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Monday, April 29, 2013

An employee is entitled to be defended at the employer’s expense notwithstanding that their action “while discharging their duties” violated a law, rule or regulation


An employee is entitled to be defended at the employer’s expense notwithstanding that their action “while discharging their duties” violated a law, rule or regulation

The Court of Appeals ruled that employees of the New York City Department of Education [DOE] who are sued for using corporal punishment are entitled to a defense provided by the City notwithstanding the fact that the employees' conduct violated a State regulation.

Both employees, paraprofessionals serving with the New York City schools, were defendants in civil suits brought by students who alleged that the employees hit them.

Although the employees do not dispute that the actions they were found to have committed violated a Rule of the Board of Regents, 8 NYCRR 19.5 (a), which prohibits corporal punishment, they asked the City to defend them in the civil actions brought against them.

The City of New York rejected their requests for it to defend them in the civil lawsuits. Supreme Court held that the City should provide for their defense; the Appellate Division reversed the Supreme Court’s ruling. The Court of Appeals reversed the Appellate Division’s determination.

The employees contended that they were entitled to having the City provide for their defense pursuant to Education Law §3028, which provides:

"Notwithstanding any inconsistent provision of any general, special or local law, or the limitations contained in the provisions of any city charter, each board of education, trustee or trustees in the state shall provide an attorney or attorneys for, and pay such attorney's fees and expenses necessarily incurred in the defense of a teacher, member of a supervisory or administrative staff or employee . . . in any civil or ciminal [sic] action or proceeding arising out of disciplinary action taken against any pupil of the district while in the discharge of his duties within the scope of his employment . . ." (Emphasis supplied by the Court of Appeals).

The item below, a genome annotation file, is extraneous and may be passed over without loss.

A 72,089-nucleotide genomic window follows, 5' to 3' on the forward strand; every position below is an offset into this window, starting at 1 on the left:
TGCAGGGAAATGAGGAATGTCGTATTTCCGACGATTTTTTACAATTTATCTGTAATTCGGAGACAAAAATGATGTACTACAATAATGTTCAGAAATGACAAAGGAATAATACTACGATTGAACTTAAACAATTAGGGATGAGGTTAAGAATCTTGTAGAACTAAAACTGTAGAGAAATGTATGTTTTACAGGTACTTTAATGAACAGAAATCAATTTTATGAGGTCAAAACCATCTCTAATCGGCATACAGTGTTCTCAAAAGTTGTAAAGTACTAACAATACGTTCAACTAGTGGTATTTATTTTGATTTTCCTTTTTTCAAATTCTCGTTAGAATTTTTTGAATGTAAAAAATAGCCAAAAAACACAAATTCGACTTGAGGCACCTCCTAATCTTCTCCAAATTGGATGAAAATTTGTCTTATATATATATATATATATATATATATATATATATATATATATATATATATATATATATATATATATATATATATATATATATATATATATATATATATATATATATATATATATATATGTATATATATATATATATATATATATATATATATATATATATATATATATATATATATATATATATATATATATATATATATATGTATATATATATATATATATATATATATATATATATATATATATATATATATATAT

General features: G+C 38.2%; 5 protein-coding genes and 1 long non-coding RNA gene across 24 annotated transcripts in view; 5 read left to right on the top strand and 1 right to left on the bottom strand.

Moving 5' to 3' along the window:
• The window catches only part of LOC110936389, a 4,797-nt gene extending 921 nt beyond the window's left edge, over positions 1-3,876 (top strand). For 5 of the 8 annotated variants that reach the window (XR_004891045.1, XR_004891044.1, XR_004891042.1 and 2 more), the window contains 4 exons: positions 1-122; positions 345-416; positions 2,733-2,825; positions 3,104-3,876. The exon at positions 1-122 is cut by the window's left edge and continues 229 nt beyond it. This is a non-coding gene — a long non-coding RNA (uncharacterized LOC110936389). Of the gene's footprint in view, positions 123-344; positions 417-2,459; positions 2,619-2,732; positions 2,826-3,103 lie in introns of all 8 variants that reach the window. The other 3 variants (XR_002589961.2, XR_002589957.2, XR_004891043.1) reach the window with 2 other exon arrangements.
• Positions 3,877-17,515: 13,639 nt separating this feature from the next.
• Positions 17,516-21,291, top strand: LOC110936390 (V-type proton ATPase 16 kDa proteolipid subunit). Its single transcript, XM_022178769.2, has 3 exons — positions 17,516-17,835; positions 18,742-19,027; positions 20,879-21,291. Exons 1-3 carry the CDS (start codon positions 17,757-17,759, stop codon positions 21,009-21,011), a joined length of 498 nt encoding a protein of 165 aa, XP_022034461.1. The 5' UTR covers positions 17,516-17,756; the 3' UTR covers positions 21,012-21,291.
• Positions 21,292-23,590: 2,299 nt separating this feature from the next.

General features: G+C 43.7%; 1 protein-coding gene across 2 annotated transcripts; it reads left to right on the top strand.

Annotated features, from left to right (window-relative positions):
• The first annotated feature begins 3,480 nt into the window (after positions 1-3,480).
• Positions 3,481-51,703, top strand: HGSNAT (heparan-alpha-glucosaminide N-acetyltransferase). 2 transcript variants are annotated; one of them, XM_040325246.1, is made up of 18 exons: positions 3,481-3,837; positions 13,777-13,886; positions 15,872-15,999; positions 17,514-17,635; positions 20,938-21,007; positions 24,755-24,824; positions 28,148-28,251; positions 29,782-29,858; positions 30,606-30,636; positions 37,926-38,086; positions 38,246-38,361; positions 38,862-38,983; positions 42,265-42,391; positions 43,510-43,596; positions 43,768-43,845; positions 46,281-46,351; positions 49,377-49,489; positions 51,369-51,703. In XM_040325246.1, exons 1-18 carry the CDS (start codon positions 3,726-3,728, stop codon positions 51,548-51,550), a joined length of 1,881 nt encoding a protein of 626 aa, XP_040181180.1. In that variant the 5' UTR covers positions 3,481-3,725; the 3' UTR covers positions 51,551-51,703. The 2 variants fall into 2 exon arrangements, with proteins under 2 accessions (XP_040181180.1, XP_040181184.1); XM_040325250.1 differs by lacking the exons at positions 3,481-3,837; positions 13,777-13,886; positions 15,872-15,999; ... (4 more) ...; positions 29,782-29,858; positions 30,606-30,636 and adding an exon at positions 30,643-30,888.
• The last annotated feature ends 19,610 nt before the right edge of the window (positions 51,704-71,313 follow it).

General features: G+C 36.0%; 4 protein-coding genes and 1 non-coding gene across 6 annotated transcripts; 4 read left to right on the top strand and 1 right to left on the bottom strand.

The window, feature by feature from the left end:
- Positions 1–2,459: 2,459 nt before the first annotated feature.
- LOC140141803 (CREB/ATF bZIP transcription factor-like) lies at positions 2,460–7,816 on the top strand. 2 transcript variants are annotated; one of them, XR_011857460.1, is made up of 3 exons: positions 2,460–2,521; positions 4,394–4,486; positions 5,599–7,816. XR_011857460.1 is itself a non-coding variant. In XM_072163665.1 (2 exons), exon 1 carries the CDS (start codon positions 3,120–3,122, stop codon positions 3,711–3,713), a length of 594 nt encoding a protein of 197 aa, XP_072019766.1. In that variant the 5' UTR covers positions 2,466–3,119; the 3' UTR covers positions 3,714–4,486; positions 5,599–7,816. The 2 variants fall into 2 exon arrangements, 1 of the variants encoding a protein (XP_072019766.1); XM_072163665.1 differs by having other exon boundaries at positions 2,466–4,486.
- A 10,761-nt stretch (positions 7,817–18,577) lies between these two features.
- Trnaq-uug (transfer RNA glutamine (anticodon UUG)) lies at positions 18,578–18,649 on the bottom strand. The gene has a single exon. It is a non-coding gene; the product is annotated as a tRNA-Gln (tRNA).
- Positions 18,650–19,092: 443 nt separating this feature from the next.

The court said the controlling issue is whether the actions that resulted in the students' lawsuits against the employees were taken "while in the discharge of [their] duties within the scope of [their] employment," as required by §3028. Although the City conceded that the employees were acting within the scope of their employment, it argued that the statutory words "discharge of . . . duties" have a more restrictive meaning, and that an employee who is violating his or her employer's regulations cannot be acting in the "discharge of [her] duties."

The Court of Appeals rejected the City's argument, explaining that "Scope of employment," "discharge of duties" and similar phrases have long been regarded as interchangeable, citing Joseph v City of Buffalo, 83 NY2d 141. Accordingly, the court concluded that the authors of Education Law §3028 “intended to provide a defense even where an employee's use of corporal punishment violated regulations.”

In the words of the Court of Appeals, “Section 3028 requires the City to provide an attorney not just in civil, but also in criminal cases — suggesting that the Legislature wanted even employees who engaged in highly questionable conduct to be defended at public expense. If the 1960 Legislature meant to exclude cases in which corporal punishment was forbidden by regulation — as it was in New York City when §3028 was enacted — it could have done so explicitly.”

The decision is silent with respect to the indemnification of the employees in the event either or both employees are held liable for damages in the civil actions giving rise to these appeals

The decision is posted on the Internet at:
http://www.nycourts.gov/reporter/3dseries/2013/2013_02775.htm


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Electronic books [e-books] focusing on New York State and Municipal Public Personnel Law:

The Discipline Book, - a concise guide to disciplinary actions involving public employees in New York State. A 1900+ page e-book. For more information click on http://booklocker.com/books/5215.html

The Layoff, Preferred List and Reinstatement Manual - a 645 page e-book reviewing the relevant laws, rules and regulations, and selected court and administrative decisions. For more information click on http://booklocker.com/books/5216.html

A Reasonable Disciplinary Penalty Under the Circumstances - A 600+ page guide to penalties imposed on public employees in New York State found guilty of selected acts of misconduct. For more information, click on http://nypplarchives.blogspot.com/

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